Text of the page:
Negative psychological effects of watching the news in the television: Relaxation or another intervention may be needed to buffer them!
- 515 Downloads
The psychological effects of televised news were studied in 2 groups (n=179) of undergraduate students who watched a 15-min random newscast followed by either a 15-min progressive relaxation exercise or a 15-min lecture (control condition). Subjective measures of state anxiety, total mood disturbance (TMD), positive affect, and negative affect were obtained before and after the news, as well as following relaxation exercise or the lecture. The results show that state anxiety and TMD increased, whereas positive affect decreased in both groups after watching the news and 15 min later they returned to baseline (pre-news) only in the relaxation group, whereas they remained unchanged in the control group. These findings demonstrate that watching the news on television triggers persisting negative psychological feelings that could not be buffered by attention-diverting distraction (i.e., lecture), but only by a directed psychological intervention such as progressive relaxation.
Key wordsanxiety mood newscast relaxation television
Unable to display preview. Download preview PDF.
- Berger, B. G., Owen, D. R., & Man, F. (1993). A brief review of literature and examination of acute mood benefits of exercise in Czechoslovakian and United States swimmers.International Journal of Sport Psychology, 24(2), 130–150.Google Scholar
- Don, B.W. M. (1997). The effects of strength training on cardiovascular reactivity to stress and psychological well-being in college women (Doctoral dissertation, Boston University, 1997).Dissertation Abstracts International, 57(7B), 4704.Google Scholar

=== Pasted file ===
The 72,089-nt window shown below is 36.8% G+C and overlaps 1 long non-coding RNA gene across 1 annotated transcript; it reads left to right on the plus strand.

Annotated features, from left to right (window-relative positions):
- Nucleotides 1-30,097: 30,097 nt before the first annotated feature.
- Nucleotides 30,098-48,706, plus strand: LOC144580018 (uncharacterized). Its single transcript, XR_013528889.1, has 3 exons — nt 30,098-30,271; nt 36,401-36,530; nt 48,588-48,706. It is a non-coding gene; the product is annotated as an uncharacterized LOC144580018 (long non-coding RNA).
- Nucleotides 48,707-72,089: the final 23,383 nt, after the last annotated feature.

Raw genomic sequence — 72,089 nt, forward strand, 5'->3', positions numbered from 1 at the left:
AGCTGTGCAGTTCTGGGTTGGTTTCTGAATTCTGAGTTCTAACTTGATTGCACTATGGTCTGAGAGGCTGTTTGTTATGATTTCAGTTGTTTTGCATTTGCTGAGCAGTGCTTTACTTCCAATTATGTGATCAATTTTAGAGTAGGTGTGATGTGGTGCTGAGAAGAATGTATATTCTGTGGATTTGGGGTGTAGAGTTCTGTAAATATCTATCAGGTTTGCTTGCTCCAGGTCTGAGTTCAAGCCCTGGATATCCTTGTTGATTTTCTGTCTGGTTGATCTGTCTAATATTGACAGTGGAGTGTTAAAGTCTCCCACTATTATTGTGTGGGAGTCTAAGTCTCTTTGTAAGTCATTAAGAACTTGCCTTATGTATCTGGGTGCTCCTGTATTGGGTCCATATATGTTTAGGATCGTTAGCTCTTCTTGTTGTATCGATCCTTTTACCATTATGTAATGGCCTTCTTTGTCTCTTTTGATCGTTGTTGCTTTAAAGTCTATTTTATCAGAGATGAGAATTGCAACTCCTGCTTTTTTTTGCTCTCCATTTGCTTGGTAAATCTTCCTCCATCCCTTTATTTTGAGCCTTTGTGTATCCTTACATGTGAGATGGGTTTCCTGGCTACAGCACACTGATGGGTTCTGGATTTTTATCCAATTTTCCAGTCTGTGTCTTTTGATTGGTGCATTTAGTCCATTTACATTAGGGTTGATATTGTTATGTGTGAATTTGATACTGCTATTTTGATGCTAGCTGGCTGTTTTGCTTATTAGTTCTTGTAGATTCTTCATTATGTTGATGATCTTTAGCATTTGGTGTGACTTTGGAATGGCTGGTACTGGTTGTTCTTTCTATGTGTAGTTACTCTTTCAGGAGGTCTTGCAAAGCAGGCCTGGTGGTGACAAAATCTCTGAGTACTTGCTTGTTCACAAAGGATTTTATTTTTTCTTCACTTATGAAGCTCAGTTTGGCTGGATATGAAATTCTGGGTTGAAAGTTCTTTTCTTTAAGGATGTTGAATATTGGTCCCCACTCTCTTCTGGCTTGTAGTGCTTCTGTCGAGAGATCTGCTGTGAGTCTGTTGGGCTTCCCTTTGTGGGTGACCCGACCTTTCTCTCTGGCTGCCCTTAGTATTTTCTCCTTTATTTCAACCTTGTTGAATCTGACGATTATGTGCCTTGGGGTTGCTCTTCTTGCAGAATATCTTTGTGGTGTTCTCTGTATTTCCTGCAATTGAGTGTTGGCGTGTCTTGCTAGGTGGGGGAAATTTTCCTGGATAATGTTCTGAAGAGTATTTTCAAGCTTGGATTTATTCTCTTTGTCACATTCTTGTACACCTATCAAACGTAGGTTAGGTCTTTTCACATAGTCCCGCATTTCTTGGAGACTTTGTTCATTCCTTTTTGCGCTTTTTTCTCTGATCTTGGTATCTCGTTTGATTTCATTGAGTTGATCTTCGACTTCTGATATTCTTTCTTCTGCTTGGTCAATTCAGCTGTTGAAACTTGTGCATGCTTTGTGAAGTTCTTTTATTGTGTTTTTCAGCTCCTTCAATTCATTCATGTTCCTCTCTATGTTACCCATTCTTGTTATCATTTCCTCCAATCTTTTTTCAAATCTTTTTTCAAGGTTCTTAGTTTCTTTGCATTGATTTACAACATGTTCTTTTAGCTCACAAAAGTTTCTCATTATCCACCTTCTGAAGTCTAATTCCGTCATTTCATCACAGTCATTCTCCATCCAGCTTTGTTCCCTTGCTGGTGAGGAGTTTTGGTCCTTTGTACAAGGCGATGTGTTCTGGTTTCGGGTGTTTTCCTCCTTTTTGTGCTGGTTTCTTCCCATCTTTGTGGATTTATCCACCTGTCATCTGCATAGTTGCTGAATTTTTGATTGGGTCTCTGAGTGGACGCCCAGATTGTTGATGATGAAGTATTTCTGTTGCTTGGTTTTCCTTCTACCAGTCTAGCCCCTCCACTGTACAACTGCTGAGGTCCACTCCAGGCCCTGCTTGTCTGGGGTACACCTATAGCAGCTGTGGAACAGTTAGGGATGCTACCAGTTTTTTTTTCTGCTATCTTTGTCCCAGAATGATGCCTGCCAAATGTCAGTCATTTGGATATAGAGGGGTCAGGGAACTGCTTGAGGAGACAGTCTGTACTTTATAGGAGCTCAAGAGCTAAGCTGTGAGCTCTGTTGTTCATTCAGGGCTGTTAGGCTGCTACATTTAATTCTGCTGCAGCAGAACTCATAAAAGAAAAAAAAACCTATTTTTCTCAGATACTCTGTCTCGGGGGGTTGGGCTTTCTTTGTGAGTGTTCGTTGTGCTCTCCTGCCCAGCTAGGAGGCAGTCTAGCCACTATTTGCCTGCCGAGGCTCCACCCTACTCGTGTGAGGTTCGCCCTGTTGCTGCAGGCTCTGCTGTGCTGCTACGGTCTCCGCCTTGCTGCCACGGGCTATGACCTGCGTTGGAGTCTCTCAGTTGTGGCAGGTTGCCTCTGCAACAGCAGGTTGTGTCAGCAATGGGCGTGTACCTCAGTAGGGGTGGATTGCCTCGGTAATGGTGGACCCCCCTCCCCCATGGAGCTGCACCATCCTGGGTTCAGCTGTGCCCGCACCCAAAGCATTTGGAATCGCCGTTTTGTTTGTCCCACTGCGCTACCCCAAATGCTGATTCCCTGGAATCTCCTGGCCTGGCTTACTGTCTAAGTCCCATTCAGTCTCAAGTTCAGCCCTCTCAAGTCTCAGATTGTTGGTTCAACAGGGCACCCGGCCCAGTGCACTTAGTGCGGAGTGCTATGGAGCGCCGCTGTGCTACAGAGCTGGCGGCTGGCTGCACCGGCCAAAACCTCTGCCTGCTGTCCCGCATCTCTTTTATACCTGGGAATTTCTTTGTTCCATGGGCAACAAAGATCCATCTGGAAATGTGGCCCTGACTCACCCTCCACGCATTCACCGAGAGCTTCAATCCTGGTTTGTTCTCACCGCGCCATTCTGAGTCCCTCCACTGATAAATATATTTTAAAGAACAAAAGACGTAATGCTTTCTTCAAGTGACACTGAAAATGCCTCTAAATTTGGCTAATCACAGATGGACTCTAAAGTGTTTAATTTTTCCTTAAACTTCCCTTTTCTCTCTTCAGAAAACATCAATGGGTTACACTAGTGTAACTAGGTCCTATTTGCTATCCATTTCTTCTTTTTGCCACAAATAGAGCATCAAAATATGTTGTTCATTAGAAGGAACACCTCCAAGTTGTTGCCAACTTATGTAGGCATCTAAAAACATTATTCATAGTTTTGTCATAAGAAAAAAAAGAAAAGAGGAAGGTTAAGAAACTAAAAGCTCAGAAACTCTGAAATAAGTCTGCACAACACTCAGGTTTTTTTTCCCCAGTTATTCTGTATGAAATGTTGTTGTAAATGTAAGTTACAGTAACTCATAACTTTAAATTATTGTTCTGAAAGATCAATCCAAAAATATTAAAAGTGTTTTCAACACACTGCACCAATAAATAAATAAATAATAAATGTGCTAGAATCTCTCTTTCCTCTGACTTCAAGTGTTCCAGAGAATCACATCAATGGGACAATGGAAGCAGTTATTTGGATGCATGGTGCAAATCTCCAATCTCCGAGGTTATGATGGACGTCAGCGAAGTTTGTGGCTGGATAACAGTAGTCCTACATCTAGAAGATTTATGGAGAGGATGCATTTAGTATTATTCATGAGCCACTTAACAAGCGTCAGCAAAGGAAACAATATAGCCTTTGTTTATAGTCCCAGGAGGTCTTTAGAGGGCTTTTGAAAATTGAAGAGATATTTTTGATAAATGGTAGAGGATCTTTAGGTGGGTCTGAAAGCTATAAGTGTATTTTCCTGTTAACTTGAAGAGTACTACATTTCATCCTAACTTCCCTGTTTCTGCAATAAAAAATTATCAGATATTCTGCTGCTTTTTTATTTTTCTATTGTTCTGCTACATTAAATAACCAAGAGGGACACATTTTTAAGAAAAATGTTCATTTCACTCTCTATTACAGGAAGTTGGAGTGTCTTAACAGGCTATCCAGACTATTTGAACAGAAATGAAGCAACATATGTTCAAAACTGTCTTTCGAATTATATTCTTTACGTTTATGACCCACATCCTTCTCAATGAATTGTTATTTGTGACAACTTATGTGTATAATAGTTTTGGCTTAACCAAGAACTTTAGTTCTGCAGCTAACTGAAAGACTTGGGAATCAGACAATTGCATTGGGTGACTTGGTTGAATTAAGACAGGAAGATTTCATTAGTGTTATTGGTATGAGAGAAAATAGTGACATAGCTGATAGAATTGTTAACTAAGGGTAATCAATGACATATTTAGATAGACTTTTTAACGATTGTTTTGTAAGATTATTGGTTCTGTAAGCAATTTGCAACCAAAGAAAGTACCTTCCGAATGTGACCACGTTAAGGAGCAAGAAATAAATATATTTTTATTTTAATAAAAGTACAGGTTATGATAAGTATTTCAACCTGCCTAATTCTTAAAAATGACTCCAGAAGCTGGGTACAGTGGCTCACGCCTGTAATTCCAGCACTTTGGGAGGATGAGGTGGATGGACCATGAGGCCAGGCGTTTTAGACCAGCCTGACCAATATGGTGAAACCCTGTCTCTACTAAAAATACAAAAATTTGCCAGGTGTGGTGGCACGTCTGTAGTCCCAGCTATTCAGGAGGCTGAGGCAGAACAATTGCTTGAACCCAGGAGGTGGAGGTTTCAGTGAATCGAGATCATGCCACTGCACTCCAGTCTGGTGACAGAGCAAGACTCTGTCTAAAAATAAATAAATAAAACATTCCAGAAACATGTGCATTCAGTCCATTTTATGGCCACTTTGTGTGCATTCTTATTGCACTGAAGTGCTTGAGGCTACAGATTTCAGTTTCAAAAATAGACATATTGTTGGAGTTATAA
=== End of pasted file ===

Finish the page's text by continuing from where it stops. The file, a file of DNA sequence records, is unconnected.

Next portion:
- Galician, M. L. (1986). Perceptions of good news and bad news on television.Journalism Quarterly 63(3), 611–616.Google Scholar
- Gauvin, L., & Szabo, A. (1992). Application of the experience sampling method to the study of the effects of exercise withdrawal on well-being.Journal of Sport and Exercise Psychology, 14, 361–374.Google Scholar
- Grove, R. J., & Prapavessis, H. (1992). Preliminary evidence for the reliability and validity of an abbreviated profile of mood states.International Journal of Sport Psychology, 23, 93–109.Google Scholar
- Hargreaves, I., & Thomas, J. (2002).New news, old news: An ITC and BSC research publication. RetrievedMarch 27, 2007 from: http://www.ofcom.org.uk/static/archive/bsc/pdfs/research/news. pdf.Google Scholar
- Harrell, J. P. (2000). Affective responses to television newscasts: Have you heard the news? (Doctoral dissertation, Western Michigan University, 2000).Dissertation Abstracts International 61(5B), 2762.Google Scholar
- Haskins, J. B., Miller, M. M., & Quarles, J. (1984). Reliability of the news direction scale for analysis of the good-bad news dimension.Journalism Quarterly, 61, 524–528.Google Scholar
- Potts, R., & Sanchez, D. (1994). Television viewing and depression: No news is good news.Journal of Broadcasting and Electronic Media, 38, 79–90.Google Scholar
- Roper Starch. (1995).America’s watching, public attitudes toward television, poll commissioned by the Network Television Association and the National Association of Broadcasters (New York), p. 17.Google Scholar
- Rosenthal, R. (1991).Meta-analytic procedures for social research. Newbury Park, CA: Sage.Google Scholar
- Russell, W., Pritschet, B., Frost, B., Emmett, J., Pelley, T. J., Black, J., et al. (2003). Acomparison of post-exercisemood enhancement across common exercise distraction activities.Journal of Sport Behavior, 26(4), 368–382.Google Scholar
- Schutz, R. W., & Gessaroli, M. E. (1987). The analysis of repeated measures designs involving multiple dependent variables.Research Quarterly for Exercise and Sport, 58, 132–149.Google Scholar
- Spielberger, C. D., Gorsuch, R. L., & Lushene, R. E. (1970).Manual for the State-Trait Anxiety Inventory: Self-evaluation questionnaire. Palo Alto, CA: Consulting Psychologists Press.Google Scholar
- Stone, G. C., & Grusin, E. (1984). Network TV as the bad news bearer.Journalism Quarterly, 61, 517–523.Google Scholar